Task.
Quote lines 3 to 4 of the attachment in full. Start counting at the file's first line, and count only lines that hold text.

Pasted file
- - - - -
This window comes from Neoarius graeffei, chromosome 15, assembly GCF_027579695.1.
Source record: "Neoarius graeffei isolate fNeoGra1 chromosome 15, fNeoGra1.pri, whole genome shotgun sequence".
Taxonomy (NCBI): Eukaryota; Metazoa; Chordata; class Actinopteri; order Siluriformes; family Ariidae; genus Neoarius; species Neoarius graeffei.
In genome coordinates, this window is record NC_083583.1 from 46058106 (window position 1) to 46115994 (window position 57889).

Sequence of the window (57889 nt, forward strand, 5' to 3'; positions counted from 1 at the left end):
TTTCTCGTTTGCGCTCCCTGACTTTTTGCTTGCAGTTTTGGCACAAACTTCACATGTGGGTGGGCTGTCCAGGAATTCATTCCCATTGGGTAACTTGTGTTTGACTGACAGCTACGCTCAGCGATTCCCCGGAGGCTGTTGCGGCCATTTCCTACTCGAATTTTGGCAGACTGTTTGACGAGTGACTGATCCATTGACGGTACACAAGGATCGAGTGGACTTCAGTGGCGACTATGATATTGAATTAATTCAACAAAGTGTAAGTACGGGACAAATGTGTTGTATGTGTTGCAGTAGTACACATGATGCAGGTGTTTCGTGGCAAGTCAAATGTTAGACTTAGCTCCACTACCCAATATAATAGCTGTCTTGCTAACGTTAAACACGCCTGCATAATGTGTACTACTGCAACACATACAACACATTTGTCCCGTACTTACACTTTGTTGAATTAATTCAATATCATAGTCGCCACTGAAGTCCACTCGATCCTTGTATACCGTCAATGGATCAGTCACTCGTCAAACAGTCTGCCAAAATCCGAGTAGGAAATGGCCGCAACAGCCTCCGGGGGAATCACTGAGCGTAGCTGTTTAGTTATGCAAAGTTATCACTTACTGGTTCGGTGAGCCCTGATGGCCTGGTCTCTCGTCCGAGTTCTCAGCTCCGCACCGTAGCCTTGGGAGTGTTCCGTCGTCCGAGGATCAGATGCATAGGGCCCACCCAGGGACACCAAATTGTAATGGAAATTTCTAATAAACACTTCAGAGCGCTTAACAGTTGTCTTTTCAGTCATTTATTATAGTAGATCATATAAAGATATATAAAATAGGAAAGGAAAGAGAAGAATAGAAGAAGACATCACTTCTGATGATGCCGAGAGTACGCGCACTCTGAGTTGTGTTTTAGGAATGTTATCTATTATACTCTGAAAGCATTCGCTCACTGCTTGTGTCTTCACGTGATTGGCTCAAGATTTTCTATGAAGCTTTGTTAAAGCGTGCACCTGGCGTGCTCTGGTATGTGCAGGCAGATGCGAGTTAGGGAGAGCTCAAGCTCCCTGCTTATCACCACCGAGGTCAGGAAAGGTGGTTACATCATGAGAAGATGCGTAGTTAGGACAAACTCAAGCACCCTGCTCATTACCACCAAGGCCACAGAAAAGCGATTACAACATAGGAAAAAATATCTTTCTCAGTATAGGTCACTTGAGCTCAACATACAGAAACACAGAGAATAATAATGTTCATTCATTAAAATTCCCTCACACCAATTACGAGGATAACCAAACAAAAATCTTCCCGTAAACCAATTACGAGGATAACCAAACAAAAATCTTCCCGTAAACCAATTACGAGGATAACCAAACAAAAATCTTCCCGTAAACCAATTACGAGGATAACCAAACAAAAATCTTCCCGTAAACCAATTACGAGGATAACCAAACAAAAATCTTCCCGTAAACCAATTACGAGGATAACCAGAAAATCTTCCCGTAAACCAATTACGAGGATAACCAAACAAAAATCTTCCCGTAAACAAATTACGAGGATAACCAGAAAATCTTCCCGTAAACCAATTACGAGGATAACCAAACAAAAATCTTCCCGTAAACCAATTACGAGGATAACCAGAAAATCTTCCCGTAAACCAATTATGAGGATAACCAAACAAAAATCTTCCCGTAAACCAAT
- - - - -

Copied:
Taxonomy (NCBI): Eukaryota; Metazoa; Chordata; class Actinopteri; order Siluriformes; family Ariidae; genus Neoarius; species Neoarius graeffei.
In genome coordinates, this window is record NC_083583.1 from 46058106 (window position 1) to 46115994 (window position 57889).